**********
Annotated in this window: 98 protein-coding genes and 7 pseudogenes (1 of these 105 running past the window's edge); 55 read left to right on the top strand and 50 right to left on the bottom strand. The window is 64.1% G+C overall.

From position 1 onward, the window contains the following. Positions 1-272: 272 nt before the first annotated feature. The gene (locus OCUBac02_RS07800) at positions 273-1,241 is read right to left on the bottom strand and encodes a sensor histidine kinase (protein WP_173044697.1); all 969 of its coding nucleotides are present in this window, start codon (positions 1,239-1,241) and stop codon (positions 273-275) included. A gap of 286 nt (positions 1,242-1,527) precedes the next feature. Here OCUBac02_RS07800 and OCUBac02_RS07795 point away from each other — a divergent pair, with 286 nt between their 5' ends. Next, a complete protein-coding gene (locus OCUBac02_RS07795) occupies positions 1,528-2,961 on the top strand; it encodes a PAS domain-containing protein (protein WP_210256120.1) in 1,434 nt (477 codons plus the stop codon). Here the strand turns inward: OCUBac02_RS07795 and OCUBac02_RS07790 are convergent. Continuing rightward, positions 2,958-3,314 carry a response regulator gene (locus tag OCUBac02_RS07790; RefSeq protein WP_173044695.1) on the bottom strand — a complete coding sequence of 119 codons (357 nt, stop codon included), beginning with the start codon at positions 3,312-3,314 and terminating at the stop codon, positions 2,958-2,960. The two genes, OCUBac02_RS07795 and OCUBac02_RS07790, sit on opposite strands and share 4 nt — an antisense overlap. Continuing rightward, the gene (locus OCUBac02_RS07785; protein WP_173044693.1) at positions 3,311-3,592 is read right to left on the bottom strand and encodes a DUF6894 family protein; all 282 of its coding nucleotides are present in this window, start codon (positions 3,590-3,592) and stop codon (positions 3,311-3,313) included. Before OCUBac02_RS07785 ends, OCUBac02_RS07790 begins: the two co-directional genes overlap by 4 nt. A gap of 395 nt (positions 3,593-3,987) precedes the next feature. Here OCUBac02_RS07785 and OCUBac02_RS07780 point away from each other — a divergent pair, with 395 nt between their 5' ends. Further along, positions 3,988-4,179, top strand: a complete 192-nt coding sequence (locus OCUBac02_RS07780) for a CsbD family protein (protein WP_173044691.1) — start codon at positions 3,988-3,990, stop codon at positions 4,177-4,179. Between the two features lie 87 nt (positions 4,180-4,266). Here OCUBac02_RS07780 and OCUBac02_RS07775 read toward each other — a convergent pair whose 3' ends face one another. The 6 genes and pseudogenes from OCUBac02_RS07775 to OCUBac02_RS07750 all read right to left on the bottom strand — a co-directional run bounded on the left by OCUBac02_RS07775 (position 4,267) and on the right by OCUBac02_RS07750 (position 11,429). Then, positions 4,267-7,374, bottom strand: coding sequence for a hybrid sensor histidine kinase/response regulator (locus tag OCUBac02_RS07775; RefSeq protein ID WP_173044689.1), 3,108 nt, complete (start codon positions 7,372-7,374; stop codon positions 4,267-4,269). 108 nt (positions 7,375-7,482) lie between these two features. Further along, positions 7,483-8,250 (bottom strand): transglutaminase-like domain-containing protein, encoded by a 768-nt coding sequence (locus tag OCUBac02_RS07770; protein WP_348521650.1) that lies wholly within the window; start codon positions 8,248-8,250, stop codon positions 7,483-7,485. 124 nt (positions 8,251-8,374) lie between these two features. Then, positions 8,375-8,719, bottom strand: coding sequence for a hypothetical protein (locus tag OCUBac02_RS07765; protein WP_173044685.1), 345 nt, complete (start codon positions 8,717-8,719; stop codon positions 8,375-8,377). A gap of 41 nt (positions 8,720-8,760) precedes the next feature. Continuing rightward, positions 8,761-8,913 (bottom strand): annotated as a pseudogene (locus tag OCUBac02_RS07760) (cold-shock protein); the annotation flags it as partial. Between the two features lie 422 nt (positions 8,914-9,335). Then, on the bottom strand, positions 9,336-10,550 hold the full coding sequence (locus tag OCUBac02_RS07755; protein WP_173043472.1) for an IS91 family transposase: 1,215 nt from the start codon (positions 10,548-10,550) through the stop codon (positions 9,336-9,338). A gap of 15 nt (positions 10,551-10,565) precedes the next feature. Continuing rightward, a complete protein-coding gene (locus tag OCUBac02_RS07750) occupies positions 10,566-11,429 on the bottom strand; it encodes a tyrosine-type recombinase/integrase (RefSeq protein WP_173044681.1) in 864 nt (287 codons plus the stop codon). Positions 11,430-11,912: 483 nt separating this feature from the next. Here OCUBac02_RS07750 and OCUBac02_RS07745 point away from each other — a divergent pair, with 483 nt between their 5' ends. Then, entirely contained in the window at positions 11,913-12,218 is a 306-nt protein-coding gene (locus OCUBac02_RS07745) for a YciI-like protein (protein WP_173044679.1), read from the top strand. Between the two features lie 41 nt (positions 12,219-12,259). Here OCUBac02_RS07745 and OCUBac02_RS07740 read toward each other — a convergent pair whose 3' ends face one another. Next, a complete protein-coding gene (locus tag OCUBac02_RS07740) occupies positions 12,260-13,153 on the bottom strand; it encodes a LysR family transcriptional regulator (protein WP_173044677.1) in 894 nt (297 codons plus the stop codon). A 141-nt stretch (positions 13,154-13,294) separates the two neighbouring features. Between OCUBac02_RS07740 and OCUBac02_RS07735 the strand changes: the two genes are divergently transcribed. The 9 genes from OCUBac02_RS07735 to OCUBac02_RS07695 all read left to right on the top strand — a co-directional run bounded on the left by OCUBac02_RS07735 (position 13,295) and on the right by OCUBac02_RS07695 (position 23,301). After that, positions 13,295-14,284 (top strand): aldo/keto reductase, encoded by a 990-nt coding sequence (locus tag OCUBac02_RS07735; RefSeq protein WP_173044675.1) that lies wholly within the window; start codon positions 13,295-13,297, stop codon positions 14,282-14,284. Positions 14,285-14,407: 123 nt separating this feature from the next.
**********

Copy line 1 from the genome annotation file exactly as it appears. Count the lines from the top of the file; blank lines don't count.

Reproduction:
Annotated in this window: 98 protein-coding genes and 7 pseudogenes (1 of these 105 running past the window's edge); 55 read left to right on the top strand and 50 right to left on the bottom strand. The window is 64.1% G+C overall.